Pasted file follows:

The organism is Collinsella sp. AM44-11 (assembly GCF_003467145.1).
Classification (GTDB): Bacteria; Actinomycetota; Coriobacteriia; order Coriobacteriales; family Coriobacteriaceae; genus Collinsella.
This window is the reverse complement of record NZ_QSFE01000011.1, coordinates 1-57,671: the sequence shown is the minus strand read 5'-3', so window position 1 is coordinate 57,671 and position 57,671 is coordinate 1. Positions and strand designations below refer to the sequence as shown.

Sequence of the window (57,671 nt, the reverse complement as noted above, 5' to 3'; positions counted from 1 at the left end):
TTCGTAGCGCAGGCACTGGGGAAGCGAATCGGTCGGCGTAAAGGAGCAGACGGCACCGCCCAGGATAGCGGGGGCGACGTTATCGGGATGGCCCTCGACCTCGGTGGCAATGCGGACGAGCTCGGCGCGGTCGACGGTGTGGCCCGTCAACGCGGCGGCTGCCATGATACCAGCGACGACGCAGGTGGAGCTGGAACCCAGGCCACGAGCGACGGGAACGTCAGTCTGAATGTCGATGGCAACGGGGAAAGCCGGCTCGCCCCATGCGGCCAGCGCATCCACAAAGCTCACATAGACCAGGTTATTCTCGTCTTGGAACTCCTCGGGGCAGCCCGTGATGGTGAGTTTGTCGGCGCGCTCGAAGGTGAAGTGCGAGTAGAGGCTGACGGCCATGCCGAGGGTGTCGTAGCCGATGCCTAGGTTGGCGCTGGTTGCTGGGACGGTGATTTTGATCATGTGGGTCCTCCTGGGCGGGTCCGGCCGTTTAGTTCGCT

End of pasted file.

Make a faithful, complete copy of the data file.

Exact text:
The organism is Collinsella sp. AM44-11 (assembly GCF_003467145.1).
Classification (GTDB): Bacteria; Actinomycetota; Coriobacteriia; order Coriobacteriales; family Coriobacteriaceae; genus Collinsella.
This window is the reverse complement of record NZ_QSFE01000011.1, coordinates 1-57,671: the sequence shown is the minus strand read 5'-3', so window position 1 is coordinate 57,671 and position 57,671 is coordinate 1. Positions and strand designations below refer to the sequence as shown.

Sequence of the window (57,671 nt, the reverse complement as noted above, 5' to 3'; positions counted from 1 at the left end):
TTCGTAGCGCAGGCACTGGGGAAGCGAATCGGTCGGCGTAAAGGAGCAGACGGCACCGCCCAGGATAGCGGGGGCGACGTTATCGGGATGGCCCTCGACCTCGGTGGCAATGCGGACGAGCTCGGCGCGGTCGACGGTGTGGCCCGTCAACGCGGCGGCTGCCATGATACCAGCGACGACGCAGGTGGAGCTGGAACCCAGGCCACGAGCGACGGGAACGTCAGTCTGAATGTCGATGGCAACGGGGAAAGCCGGCTCGCCCCATGCGGCCAGCGCATCCACAAAGCTCACATAGACCAGGTTATTCTCGTCTTGGAACTCCTCGGGGCAGCCCGTGATGGTGAGTTTGTCGGCGCGCTCGAAGGTGAAGTGCGAGTAGAGGCTGACGGCCATGCCGAGGGTGTCGTAGCCGATGCCTAGGTTGGCGCTGGTTGCTGGGACGGTGATTTTGATCATGTGGGTCCTCCTGGGCGGGTCCGGCCGTTTAGTTCGCT